Left now eyes 62 'marginal' seats from south Bengal
The outcome of the Battle for Bengal now rests on the results of not more than 62 of the 294 assembly constituencies. At least, this is what the CPI(M) strategists at Alimuddin Street believe. Tanmay Chatterjee reports.kolkata Updated: Apr 22, 2011 14:10 IST
The outcome of the Battle for Bengal now rests on the results of not more than 62 of the 294 assembly constituencies. At least, this is what the CPI(M) strategists at Alimuddin Street believe. Labelled 'marginal' seats, these constituencies may swing either way, deciding what hue Writers' Buildings will finally wear.
Deep into the elections now, Alimuddin Street believes that the fate of 232 seats has been more or less decided given the polarisation in Bengal politics after Singur and Nandigram.
Interestingly, most of the 62 seats that the CPI(M) has identified are all in South Bengal, where the Trinamool Congress has made deep inroads. The party now feels that these five dozen seats, spread across Kolkata, Burdwan, Hooghly, East Midnapore and the North and South 24-Parganas, will be the deciding factor in the most crucial elections since 1977.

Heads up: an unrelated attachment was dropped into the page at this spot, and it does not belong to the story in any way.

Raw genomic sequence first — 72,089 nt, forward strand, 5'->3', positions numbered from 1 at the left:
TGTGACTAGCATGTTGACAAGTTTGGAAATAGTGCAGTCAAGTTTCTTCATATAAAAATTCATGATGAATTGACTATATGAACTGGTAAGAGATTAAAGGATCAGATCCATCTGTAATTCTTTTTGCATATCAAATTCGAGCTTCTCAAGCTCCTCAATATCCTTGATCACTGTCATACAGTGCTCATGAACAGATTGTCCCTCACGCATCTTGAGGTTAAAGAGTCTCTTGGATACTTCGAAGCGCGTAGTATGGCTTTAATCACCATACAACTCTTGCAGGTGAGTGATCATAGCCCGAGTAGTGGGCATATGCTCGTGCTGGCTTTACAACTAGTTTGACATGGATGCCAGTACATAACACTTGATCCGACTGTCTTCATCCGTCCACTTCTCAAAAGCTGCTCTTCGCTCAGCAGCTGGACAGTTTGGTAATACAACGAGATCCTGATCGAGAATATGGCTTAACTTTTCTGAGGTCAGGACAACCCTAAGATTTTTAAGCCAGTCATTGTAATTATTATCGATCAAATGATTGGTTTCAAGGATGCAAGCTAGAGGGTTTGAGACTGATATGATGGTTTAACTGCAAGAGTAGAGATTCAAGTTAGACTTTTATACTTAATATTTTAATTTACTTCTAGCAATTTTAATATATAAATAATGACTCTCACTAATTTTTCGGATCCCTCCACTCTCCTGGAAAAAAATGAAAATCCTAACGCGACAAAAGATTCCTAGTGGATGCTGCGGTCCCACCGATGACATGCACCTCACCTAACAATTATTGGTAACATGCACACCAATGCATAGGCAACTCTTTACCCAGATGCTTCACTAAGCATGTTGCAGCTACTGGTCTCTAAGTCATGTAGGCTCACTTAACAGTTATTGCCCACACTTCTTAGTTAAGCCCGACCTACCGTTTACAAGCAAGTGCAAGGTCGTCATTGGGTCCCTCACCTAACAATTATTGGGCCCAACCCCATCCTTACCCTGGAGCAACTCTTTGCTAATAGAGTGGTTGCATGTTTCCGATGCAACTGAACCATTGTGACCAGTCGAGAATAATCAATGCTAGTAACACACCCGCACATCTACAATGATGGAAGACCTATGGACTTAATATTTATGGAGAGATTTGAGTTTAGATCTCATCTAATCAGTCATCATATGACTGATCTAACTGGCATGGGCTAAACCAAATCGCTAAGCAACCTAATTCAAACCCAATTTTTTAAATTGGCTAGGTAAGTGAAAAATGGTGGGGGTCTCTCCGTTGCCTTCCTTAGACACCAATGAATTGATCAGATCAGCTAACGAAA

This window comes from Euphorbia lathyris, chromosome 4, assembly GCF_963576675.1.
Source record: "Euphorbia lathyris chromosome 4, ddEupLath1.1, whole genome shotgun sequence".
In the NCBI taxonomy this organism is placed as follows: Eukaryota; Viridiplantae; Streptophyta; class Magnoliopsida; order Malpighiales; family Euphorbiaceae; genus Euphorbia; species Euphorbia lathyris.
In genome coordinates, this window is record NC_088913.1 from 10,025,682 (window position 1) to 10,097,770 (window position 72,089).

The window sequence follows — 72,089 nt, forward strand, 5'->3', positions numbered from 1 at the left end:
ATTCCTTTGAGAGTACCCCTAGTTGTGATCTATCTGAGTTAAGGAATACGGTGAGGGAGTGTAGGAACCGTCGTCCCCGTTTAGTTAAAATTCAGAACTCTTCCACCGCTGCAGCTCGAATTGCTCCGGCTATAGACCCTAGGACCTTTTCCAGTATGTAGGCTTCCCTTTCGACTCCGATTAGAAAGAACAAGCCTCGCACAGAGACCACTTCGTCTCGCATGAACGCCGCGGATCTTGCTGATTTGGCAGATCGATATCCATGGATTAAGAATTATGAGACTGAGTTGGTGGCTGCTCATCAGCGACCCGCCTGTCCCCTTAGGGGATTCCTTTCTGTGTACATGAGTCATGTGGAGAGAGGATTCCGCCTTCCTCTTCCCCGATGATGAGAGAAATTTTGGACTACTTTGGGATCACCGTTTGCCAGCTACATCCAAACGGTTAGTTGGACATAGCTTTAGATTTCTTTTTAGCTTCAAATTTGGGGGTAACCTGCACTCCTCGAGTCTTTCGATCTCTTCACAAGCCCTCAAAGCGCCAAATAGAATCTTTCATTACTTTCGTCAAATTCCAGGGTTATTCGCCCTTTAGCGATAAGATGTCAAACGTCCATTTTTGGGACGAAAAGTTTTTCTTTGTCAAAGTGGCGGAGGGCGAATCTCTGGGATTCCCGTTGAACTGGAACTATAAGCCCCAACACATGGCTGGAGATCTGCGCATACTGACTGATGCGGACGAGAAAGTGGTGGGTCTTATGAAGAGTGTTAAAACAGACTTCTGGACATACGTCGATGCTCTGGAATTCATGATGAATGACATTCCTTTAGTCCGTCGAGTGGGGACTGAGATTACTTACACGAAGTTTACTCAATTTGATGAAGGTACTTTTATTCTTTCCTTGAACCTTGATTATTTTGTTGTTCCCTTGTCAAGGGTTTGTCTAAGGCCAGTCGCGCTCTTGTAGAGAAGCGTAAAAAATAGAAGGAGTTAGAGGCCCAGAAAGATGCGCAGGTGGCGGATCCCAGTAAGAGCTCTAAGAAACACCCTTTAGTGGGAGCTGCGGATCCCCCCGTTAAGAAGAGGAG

CPI(M) leaders are reluctant to identify the seats, but some of them admit that the colour of the next government will depend upon the mandate passed by less than 20% of the voters. A recent survey conducted by the party has also shown that the percentage of "undecided" voters has gone up after the 2009 Lok Sabha polls. This has prompted chief minister Buddhadeb Bhattacharjee and his team to concentrate on such marginal seats as Kolkata Port, Aushgram in Burdwan, or Maheshtala in the South 24-Parganas, which are among what the party feels are "winnable" seats.
"If you analyse the results of the last panchayat, civic and Lok Sabha polls, you'll see that the Left Front and the Opposition shared 80-82% of the votes polled. It's the remaining 18-20% that made all the difference," said CPI(M) state secretariat member Shyamal Chakraborty. "Whoever succeeds in securing a major chunk of this remaining 18-20% will form the next government. Every vote counts," he added.